Review of Bristol elections calls for widespread changes

Confidence in the administration of elections by Bristol Council was badly shaken this May after a series of problems, including ballot papers found in the wrong place, election results taking 6 hours longer than expected to be declared and numerous phone calls going unanswered. A detailed review of electoral administration was subsequently ordered and it has called for major changes.

The Bristol Evening Post reported,

Apart from more than half of the election phone queries going unanswered, the office for the council’s electoral services department in the Corn Exchange has been described as “woefully inadequate”. One of Ms Dixon’s many recommendations to the council is to find alternative accommodation.

Then we come to the poll cards, a total of 500,000 of which were distributed to households for the general and local elections.

It is not essential to take your polling card with you when you vote although it does help. Nonetheless, Ms Dixon discovered that 1,373 poll cards in the Bristol West constituency were not printed. This was due to human error when a sequence number was incorrectly entered on a print run.

On postal voting, a number of problems occurred. On April 23, 2,381 Bristol East postal ballot papers were sent to voters in Bristol West by mistake. This led to checks which discovered that parliamentary postal ballot papers had also been issued incorrectly in Knowle ward because Bristol East papers had been wrongly packed for Bristol South.

The reason for this glitch was apparently due to a software problem. A constituency boundary change which had been correctly entered into the software did not follow through to the printing of the ballot papers. Another of Ms Dixon’s recommendations is an updating of the software programme…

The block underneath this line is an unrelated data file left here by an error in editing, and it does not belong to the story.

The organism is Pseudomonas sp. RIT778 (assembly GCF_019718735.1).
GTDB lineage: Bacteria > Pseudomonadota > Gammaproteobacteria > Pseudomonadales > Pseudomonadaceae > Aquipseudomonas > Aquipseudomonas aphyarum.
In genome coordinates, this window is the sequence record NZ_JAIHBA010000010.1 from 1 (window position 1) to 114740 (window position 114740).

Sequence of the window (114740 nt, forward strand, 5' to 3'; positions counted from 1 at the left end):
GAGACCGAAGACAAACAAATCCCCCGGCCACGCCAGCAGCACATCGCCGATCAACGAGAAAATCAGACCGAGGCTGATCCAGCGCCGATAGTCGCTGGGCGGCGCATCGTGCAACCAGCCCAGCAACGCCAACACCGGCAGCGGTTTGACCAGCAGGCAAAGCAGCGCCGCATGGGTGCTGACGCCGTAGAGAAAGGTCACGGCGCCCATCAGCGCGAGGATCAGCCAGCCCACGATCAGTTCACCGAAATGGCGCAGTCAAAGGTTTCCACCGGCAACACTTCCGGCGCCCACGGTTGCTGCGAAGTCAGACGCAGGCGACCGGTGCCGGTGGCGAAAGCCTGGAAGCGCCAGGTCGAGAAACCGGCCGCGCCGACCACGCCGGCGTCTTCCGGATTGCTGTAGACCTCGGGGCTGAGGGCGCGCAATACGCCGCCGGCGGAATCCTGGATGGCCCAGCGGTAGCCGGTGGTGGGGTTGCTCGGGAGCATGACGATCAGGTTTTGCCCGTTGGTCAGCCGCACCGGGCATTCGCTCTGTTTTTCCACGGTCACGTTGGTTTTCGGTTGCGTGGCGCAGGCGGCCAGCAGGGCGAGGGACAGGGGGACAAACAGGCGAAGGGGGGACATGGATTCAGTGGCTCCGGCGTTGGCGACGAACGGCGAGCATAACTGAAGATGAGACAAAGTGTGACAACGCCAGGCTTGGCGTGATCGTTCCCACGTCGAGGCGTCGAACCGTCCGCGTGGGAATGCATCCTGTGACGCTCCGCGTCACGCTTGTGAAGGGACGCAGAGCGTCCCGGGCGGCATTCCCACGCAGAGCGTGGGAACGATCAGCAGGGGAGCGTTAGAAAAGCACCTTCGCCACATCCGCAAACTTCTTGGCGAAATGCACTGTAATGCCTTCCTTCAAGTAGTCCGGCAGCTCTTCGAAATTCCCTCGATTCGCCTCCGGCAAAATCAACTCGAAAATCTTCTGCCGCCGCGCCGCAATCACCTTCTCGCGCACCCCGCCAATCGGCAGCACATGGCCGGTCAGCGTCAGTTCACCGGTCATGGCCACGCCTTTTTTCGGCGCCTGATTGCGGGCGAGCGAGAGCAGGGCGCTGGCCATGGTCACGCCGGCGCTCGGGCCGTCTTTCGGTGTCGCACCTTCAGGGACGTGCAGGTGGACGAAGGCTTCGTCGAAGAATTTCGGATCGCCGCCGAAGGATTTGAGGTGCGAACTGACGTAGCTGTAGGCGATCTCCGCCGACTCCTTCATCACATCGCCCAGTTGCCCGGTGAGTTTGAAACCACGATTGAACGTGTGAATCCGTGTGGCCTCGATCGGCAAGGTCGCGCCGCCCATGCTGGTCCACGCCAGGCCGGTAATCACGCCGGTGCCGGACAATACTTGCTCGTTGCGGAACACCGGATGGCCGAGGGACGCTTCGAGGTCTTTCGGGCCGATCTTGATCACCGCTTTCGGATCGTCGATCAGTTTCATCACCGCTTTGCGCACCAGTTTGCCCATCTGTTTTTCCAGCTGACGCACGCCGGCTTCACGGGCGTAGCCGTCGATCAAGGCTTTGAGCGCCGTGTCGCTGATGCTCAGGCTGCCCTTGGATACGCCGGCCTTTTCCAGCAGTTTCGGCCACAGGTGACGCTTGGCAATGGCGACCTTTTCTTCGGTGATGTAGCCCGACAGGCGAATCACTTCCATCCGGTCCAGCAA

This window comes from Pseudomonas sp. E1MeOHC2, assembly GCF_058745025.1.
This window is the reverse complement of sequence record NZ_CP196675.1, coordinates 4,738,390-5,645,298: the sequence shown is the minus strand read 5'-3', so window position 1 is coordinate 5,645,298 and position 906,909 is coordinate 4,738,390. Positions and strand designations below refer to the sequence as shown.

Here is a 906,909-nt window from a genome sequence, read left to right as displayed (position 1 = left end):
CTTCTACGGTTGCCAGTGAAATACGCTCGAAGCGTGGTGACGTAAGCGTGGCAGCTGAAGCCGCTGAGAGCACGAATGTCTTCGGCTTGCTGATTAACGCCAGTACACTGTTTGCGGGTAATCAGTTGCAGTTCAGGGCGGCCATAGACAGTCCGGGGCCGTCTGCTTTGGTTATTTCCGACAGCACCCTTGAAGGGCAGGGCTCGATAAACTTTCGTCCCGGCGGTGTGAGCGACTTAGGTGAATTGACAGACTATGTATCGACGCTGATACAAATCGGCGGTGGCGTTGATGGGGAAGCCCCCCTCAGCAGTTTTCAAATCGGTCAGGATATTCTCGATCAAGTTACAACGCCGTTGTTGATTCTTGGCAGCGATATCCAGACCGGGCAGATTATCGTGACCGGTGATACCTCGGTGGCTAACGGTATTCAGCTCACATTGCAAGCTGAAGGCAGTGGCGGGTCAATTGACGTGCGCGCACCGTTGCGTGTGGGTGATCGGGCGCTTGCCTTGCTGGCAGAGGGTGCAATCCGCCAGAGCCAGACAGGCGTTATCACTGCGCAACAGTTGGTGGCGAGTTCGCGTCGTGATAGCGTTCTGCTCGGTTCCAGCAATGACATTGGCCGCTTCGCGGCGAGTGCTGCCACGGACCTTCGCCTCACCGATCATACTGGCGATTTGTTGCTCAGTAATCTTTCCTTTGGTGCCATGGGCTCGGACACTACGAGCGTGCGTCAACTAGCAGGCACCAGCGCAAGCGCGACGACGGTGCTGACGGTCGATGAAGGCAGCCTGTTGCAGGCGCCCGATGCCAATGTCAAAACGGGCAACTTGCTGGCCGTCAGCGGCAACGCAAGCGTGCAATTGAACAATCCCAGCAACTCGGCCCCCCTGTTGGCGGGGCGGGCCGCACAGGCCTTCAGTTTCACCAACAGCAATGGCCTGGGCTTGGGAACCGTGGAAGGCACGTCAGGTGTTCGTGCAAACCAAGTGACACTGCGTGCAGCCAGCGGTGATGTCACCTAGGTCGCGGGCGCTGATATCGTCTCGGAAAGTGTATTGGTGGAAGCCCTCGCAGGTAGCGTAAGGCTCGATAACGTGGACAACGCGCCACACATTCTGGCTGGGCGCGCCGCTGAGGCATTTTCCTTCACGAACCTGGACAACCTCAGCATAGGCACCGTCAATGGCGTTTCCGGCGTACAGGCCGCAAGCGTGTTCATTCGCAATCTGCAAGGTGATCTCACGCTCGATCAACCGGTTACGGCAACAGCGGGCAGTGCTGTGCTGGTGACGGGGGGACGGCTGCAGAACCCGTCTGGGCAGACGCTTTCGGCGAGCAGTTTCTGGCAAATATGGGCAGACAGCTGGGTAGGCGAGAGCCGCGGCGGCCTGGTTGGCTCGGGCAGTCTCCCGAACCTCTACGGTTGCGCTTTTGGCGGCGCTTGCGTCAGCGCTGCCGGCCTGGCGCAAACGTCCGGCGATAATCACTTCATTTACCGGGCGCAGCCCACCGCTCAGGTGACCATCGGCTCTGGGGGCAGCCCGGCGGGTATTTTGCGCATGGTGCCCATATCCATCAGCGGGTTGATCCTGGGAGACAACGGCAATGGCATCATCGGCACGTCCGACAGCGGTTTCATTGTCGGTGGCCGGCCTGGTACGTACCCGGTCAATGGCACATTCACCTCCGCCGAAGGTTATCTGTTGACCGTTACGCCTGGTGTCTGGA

When the postal votes were opened and checked, the problems really began to take off, thanks to postal votes being put into the wrong ballot boxes. This led to discrepancies in ballot paper totals and votes being “lost” and then “found”.

Among the blunders were:

● 165 Bishopston postal votes placed in a Bishopsworth ballot box.

● 225 Postal votes in Brislington East were mixed up with a ballot box for Brislington West.

● postal votes in Bristol North West were incorrectly put into a ballot box for Henleaze.

● the discovery of 685 ballot papers for Bishopsworth in the Bedminster box.

Ms Dixon said there was “a strong perception of lack of transparency in the process of moving ballot papers through the process”.

“Although verbal briefings took place, it seemed that many candidates and agents had little or no information as to why packets of votes were arriving and being added in at a late stage,” said Ms Dixon.

“This lack of transparency and communication led to descriptions of votes being ‘lost’ and then ‘found’, which although incorrect, gained currency as a description of events.”

During the parliamentary counts, the main bone of contention was the length of time taken before results were declared. People complained as count staff were “sitting doing nothing” leading to the conclusion that management was poor and that resources were not being fully utilised to enable speedy progress.

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